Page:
Home Finance  How to Remove Your BVN From Credit Bureau Blacklist in Nigeria   

 How to Remove Your BVN From Credit Bureau Blacklist in Nigeria   

When I was a younger man just starting out in the world, I made some poor financial decisions that led to me getting blacklisted by the credit bureaus. At the time, I was working a lower-paying job and had taken out some loans and credit cards that I struggled to keep up with the payments on. Before I knew it, I had fallen behind and my accounts were sent to collection agencies. It was a stressful time and I felt like I had no way out of the deep hole I had dug myself into.

What a Credit Bureau Blacklist Means

So what exactly does it mean to be blacklisted by the credit bureaus in Nigeria? The three major credit bureaus – CRC Credit Bureau Limited, Credit Registry Services Limited (CRSL), and NIBSS Credit Bureau Limited – collect data on people’s borrowing and repayment histories and issues them credit reports and credit scores. When you default on a loan or other credit agreement, negative marks are placed on your credit report. 

If too many negative marks accumulate, or if you have a history of not paying debts, the credit bureaus will blacklist you. Being blacklisted means future lenders can see that you are a high credit risk, and it becomes virtually impossible to secure new loans, mortgages, or credit cards. Your BVN (Bank Verification Number) is associated with your credit report, so being blacklisted also makes it difficult to open new bank accounts.

It took me a while to understand the full consequences of being blacklisted, but once I did, I knew I had to take action to resolve it as soon as possible. I wanted to be able to access credit again someday if necessary and to rebuild my financial future. So I started doing research online on how the credit bureau blacklisting process works in Nigeria and what steps someone needs to go through to get their name removed.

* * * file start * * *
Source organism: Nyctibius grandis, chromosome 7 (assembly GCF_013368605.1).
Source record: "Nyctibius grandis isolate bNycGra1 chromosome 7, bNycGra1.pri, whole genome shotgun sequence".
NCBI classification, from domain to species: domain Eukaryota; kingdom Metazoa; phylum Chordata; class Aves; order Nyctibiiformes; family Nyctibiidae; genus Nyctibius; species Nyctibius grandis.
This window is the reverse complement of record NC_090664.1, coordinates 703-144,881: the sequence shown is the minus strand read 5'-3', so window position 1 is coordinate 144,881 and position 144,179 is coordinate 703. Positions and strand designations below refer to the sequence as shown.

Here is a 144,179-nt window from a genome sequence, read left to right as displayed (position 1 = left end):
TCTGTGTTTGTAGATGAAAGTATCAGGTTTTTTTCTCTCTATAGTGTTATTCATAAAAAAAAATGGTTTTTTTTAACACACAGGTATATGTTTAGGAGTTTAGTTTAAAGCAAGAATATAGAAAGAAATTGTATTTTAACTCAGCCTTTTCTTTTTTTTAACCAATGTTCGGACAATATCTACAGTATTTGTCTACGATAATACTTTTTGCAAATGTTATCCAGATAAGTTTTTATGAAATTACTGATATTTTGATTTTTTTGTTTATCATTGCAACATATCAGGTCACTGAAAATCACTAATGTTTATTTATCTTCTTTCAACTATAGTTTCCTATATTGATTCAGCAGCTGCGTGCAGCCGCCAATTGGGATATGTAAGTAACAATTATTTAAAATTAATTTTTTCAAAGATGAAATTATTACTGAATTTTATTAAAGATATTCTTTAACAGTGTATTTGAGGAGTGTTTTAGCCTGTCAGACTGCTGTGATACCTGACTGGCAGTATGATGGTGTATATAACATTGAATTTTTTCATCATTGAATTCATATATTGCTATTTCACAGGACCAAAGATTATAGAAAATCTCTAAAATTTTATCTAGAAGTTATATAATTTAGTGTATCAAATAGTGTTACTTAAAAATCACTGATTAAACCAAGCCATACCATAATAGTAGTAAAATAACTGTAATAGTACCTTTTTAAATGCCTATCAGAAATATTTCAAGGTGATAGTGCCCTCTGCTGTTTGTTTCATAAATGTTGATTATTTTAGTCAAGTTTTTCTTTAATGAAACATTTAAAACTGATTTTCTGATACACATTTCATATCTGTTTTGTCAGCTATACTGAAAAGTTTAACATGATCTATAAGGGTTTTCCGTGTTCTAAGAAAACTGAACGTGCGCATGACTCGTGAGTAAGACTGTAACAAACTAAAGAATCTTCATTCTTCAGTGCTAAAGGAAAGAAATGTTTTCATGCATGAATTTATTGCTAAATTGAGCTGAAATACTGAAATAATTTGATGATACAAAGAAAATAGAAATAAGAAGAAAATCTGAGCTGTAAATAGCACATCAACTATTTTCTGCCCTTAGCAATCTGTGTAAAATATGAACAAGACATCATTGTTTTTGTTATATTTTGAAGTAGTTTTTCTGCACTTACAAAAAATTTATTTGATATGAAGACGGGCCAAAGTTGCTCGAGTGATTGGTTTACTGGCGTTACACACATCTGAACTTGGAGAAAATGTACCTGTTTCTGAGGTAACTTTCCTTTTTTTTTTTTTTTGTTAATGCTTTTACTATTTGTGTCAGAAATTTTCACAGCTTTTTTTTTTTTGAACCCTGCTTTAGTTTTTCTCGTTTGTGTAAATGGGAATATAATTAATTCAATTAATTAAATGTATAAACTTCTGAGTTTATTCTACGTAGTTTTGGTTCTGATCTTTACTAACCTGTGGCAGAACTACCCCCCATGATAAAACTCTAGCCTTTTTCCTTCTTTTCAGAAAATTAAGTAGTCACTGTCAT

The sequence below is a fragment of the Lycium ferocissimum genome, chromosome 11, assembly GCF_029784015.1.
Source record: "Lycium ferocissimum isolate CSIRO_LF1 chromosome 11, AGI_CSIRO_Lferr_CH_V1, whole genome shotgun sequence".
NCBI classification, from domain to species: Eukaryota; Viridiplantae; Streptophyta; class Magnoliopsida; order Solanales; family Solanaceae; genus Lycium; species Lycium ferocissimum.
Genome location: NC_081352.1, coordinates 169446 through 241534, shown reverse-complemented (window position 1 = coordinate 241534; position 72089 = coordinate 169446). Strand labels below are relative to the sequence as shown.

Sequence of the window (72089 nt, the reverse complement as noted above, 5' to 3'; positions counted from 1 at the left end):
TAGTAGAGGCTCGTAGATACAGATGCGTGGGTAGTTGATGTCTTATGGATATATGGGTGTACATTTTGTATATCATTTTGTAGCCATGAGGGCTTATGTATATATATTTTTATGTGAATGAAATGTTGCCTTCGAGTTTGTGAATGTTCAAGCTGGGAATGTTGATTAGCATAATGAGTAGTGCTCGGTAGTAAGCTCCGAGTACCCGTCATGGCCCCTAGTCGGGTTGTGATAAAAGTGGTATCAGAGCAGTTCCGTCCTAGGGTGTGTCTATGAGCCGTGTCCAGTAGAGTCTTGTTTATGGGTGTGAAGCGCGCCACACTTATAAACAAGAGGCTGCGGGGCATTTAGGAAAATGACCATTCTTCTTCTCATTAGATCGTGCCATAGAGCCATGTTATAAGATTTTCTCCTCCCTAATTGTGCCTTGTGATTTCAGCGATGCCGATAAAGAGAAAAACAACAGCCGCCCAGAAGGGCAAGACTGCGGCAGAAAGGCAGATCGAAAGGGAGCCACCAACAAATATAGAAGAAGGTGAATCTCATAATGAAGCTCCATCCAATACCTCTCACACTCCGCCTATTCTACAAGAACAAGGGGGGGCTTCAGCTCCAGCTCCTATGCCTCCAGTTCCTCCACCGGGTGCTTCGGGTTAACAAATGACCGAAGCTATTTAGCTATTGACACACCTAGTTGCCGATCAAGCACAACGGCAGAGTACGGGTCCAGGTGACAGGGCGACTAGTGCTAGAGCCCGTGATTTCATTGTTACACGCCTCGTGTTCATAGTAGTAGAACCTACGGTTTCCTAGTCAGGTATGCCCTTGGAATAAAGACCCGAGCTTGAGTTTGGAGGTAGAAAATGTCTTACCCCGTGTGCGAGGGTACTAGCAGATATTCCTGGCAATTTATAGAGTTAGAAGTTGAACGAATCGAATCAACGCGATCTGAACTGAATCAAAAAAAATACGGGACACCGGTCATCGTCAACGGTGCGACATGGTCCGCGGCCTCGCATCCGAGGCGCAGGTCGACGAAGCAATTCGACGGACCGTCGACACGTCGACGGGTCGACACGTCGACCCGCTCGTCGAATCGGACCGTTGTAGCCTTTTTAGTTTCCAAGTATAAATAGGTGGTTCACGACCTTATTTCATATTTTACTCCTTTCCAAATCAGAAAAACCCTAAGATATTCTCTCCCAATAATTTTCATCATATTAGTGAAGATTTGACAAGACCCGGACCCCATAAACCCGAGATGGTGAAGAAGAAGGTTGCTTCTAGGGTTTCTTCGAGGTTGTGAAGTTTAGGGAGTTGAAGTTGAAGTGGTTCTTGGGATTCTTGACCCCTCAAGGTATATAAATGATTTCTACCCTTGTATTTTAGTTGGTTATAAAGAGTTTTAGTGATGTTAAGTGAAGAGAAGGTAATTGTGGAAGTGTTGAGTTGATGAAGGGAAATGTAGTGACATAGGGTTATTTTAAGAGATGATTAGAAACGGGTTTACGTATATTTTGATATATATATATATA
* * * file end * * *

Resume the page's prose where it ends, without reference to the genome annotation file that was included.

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How to Remove Your BVN From Credit Bureau Blacklist in Nigeria  

From what I read, the first step is to gather all the necessary documents. You will need

  • Your valid ID card (national ID card, driver’s license, international passport)
  • Recent utility bill as proof of current address 
  • Proof of repayment/settlement letters from all previous lenders you defaulted on
  • A letter requesting credit report review and blacklist removal 

I contacted all the lenders I had defaulted with to request proof of settlement or repayment letters. This involved negotiating payments in some cases to resolve the outstanding debts.

Submitting Your Credit Report Review Request

Once you have all the required documents compiled, you need to submit a credit report review request directly to the credit bureaus. Each bureau has its own process:

For CRC, submit documents to their head office in Lagos or any branch

For CRSL, submit online via their website or by post/courier  

For NIBSS Credit Bureau, submit online or to their office

In the letter, you need to politely and sincerely ask them to review your credit report due to the issues being resolved and remove your name from the blacklist. You’ll need to pay the applicable credit report review fees.

After submitting your request, you enter a waiting period where the credit bureau will review your credit report and verify all the documentation received. This process can take 4-6 weeks. It’s an anxious time as you wait to see if they will agree to remove the negative history and take you off the blacklist.

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 There are a few possible outcomes once the credit bureau has finished reviewing your request:

 Blacklist removal approved: If they are satisfied all issues have been resolved, they will update your credit report and remove the blacklisting.

Request denied: If settlement letters are insufficient or other issues remain, they may deny the request. You’d need to address outstanding items.

Request pending: They may need more time or information. Follow up respectfully for updates. 

Partial removal: Some but not all negative history removed depending on individual lender response.

The goal is to get full blacklisting removal, but even partial improves your credit standing. Keep all documentation of the process.

In my case, it took several weeks of back-and-forth before I had secured all the necessary repayment proof letters. But once I submitted my complete request package, the waiting period was the hardest – wondering if it had worked. 

Thankfully, after a month, I received notice that CRC had approved my request and removed me from their blacklist! Seeing that updated credit report was such a relief.


As frustrating as the experience was, going through the blacklist removal process was worth it to get my financial future back on track. I hope sharing my journey provides helpful guidance for others in navigating the Nigerian credit bureaus. With effort and perseverance, you can resolve issues on your report over time.

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